ERIC Number: ED410728
Record Type: RIE
Publication Date: 1997
Reference Count: N/A
Social Competence for Young Children: An Outreach Project for Inservice Training.
Wood, Mary M.
This final report discusses the outcomes of an outreach project based on the validated Developmental Therapy-Teaching model that emphasizes teaching skills which foster a child's social-emotional-behavioral competence. The project assisted early childhood and local child care programs in replicating components of the model in inclusive or pull-out settings for children (birth through 8) with social-emotional-behavioral disabilities and their families. Project evaluation data indicate that 731 participants at 13 program locations received inservice assistance in implementing the model in inclusive early childhood settings. Of these, 7 sites with 281 participants requested in-depth assistance to become replication sites. Post-training focus groups revealed that these participants acquired an expanded understanding of using a developmental framework for planning activities to meet individual needs of children. Their responses also indicated increased awareness of children's unique social-emotional-behavioral needs. In post-training observations of 65 participants working directly with children at 8 sites, 81 percent demonstrated "effective" or better performance skills. Data also show that a sample of 28 children at 3 sites made statistically significant improvement in social-emotional-behavioral development during a 6-month period while their teachers participated in inservice training. Summaries of the follow-up questionnaire and of focus group responses are attached. (Author/CR)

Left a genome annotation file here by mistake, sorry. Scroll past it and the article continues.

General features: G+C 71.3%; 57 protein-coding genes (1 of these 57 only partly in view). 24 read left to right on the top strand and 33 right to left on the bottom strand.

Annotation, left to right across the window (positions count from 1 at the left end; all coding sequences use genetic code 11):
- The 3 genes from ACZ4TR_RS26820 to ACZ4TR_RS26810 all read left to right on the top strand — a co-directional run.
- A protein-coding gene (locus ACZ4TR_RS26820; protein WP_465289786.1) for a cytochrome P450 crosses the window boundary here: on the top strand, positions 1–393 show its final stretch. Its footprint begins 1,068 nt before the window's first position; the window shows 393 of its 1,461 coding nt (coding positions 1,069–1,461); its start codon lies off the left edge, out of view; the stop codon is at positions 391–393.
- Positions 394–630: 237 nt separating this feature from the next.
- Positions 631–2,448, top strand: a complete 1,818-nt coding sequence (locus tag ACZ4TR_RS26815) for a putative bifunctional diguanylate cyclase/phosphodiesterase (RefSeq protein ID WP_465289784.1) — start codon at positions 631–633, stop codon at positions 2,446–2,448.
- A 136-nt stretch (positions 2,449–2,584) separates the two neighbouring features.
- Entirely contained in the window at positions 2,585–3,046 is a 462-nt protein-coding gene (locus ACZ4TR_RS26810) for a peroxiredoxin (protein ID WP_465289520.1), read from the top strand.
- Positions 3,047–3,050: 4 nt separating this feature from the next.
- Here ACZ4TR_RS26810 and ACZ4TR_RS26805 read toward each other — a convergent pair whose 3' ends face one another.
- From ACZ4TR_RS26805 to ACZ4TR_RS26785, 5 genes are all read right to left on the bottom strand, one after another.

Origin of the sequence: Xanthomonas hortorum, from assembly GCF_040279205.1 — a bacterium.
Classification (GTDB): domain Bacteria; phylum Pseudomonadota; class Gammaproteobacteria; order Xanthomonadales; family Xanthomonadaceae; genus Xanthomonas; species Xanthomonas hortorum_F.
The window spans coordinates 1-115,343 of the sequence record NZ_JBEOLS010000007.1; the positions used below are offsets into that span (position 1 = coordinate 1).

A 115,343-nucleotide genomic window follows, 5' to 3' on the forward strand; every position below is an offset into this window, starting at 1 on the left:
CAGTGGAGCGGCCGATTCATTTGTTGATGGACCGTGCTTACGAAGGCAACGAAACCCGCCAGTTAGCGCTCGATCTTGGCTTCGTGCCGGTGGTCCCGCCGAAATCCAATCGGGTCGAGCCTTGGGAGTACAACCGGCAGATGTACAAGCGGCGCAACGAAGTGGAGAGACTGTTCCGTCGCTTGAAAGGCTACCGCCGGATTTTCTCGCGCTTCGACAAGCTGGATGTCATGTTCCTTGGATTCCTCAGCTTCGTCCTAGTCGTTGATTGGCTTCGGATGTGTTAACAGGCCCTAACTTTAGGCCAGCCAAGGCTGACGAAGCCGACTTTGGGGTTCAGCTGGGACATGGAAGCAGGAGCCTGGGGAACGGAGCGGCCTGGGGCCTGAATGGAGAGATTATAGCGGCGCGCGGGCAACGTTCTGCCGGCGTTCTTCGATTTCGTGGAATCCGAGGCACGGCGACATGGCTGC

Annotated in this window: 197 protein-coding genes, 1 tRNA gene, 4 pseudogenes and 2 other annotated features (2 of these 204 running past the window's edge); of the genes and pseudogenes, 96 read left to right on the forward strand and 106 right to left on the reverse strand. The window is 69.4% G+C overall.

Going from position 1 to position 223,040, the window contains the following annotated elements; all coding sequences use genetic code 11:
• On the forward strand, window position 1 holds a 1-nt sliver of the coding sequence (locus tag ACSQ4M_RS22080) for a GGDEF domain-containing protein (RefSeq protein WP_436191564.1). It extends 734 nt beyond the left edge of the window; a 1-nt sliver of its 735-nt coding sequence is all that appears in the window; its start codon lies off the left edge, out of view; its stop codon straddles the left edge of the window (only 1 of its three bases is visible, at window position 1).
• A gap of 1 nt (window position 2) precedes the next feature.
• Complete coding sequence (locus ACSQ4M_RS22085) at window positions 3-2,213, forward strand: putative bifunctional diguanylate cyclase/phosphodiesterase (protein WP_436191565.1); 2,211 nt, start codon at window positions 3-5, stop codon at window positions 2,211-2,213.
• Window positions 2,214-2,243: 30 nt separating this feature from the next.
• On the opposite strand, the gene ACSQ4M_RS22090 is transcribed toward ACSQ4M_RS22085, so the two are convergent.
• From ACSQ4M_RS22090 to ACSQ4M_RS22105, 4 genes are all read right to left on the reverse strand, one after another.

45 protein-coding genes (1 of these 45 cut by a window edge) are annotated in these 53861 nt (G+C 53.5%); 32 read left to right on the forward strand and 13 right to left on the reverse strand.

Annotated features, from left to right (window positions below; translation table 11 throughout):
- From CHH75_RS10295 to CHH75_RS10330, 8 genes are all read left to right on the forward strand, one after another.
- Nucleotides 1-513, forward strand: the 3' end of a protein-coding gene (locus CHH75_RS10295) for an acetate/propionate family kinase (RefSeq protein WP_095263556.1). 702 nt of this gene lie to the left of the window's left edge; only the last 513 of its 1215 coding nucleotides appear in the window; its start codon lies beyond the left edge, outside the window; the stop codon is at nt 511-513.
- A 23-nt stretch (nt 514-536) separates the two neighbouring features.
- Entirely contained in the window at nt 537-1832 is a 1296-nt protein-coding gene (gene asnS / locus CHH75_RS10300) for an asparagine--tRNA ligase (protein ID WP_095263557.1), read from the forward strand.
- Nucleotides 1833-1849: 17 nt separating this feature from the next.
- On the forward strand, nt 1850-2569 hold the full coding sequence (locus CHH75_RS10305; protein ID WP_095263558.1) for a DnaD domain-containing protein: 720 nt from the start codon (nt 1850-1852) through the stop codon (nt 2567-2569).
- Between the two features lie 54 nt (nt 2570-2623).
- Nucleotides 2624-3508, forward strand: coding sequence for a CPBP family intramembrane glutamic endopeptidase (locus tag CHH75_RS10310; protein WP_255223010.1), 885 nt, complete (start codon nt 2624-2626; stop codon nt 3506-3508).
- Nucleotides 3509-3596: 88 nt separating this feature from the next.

Descriptors: Behavior Disorders, Early Childhood Education, Educational Strategies, Emotional Disturbances, Focus Groups, Inclusive Schools, Inservice Teacher Education, Interpersonal Communication, Interpersonal Competence, Mainstreaming, Models, Program Evaluation, Questionnaires, Social Development, Young Children
Publication Type: Reports - Descriptive
Education Level: N/A
Sponsor: Special Education Programs (ED/OSERS), Washington, DC.
Authoring Institution: Georgia Univ., Athens.